Out of curiosity I recently opened Google’s search engine and typed “public space NYC.” 1 I did this expecting that “parks and recreation” might appear, with some sort of official definition and a set of rules. Yet, the first hit—actually, almost the entire first page of results—was dedicated to Privately Owned Public Spaces (POPS). You can find a legal definition, location, quantity, and even some advocacy work around the spaces. One official city government page even boasts that POPS create 3.5 million square feet of “public” space “in parts of the city with little access to public parks.” 2 No mention is made as to why those areas lack the public resources to create city-owned parks to begin with.
I became interested in POPS in 2011 when people in New York City set up tents in Zuccotti Park, known back then as Liberty Plaza. This move would serve as research in action, asking for a clarification of the rules
governing POPS, and testing how public they truly are. I helped to found and lead a collective project called #whOWNSpace, which sought to question the often-conflicting rules governing privatized public space and POPS, to advocate for changes when necessary, and to propose alternative policies, uses, and designs for shared spaces. 3 The #whOWNSpace collective made maps that showed the location and rules that regulate both POPS and city-managed public spaces in Manhattan and led workshops in the Financial District, Midtown, Upper East Side and Greenpoint to document the design and rules of POPS. We also successfully led a public advocacy effort that helped lead to the re-opening of the plaza by creating visualizations of the POPS regulations that the New York Police Department violated when they evicted the Occupy Wall Street camp, put up barriers around Zuccotti Park, and asked people to report the violations
to the Department of Buildings.
As we worked on #whOWNSpace projects it became clear that we must negotiate what ties public, shared, and common resources. According to the Department of City Planning definition of POPS, private developers provide somewhat open and accessible spaces to the public in “exchange for additional building area or other considerations such as relief from certain height and setback restrictions.” 4 Through an open process, our study of public space looked at the sometimes hidden conflicts that are part of a political experience in the public sphere. In one example, we found that many of the legally unenforceable rules posted in POPS turn them into inert spaces for passive uses like eating lunch. The interior POPS at 66 Wall Street, for example, had a plaque in 2011 that prohibited “Excessive Use of Space,” whatever that may mean. Active uses—including canvassing, holding meetings, organizing communities—are not allowed. Yet, these activities are critical in a democratic society, as they help people become informed and to participate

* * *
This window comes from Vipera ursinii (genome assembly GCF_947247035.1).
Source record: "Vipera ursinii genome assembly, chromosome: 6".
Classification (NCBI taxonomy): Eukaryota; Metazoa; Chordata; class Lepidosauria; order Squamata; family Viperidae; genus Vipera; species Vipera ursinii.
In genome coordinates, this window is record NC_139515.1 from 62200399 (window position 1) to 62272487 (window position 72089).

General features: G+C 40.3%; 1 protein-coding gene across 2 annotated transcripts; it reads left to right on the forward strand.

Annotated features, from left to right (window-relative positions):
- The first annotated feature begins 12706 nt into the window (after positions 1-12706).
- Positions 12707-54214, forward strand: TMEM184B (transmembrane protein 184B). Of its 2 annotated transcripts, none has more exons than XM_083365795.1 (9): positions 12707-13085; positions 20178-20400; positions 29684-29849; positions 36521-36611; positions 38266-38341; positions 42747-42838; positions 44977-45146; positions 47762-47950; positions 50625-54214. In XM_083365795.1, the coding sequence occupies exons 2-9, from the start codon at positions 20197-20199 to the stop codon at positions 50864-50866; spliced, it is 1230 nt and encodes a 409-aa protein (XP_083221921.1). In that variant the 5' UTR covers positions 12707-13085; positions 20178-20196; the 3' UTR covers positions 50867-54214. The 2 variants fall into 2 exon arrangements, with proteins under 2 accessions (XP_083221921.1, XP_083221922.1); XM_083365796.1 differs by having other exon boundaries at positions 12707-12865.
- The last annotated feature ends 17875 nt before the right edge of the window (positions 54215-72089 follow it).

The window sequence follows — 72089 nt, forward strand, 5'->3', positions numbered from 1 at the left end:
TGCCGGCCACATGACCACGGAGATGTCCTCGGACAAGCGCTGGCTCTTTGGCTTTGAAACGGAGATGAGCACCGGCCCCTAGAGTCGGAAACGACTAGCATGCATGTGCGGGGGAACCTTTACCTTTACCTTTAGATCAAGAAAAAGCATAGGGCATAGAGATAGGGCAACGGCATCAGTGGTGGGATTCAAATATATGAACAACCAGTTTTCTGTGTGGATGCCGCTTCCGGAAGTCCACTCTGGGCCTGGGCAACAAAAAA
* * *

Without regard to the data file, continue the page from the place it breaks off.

in the political system.
As the focus of #whOWNSpace began to shift, I received a commission from the Queens Museum to work on community engagement in Corona Plaza: a new plaza the Department of Transportation of New York is building at Roosevelt Avenue and 113th Street. The commission was an opportunity to collectively explore conflict and negotiation with residents of Corona, Queens, while thinking about the future of this plaza.
Given that the commissioning institution was an art museum, I could not help but think about Claire Bishop’s 2004 essay “Antagonism and Relational Aesthetics.” Nicolas Bourriaud first used the term relational aesthetics to describe the work of a group of artists in the 1990s interested in exploring artwork that focused on “human interactions and their social context.” 5 Bourriaud uses the work of artist Rirkrit Tiravanija—who came to fame in part by cooking and offering Thai food to gallery visitors—as a main example of “objects that produce sociability.” In contrast, Bishop asks, “if relational art produces human relations, then the next logical question to ask is what types of relations are being produced, for whom, and why?” 6 Or as I often wonder: if we all eat Thai food together in the same room do we really create a coherent and actionable “public
?” For Bishop, this view of relational aesthetics seems to require a sense of shared subjectivity
. In order to fully participate, one would have to identify with a hegemonic group (i.e., gallery patron) with little room for other kinds of interactions or questions.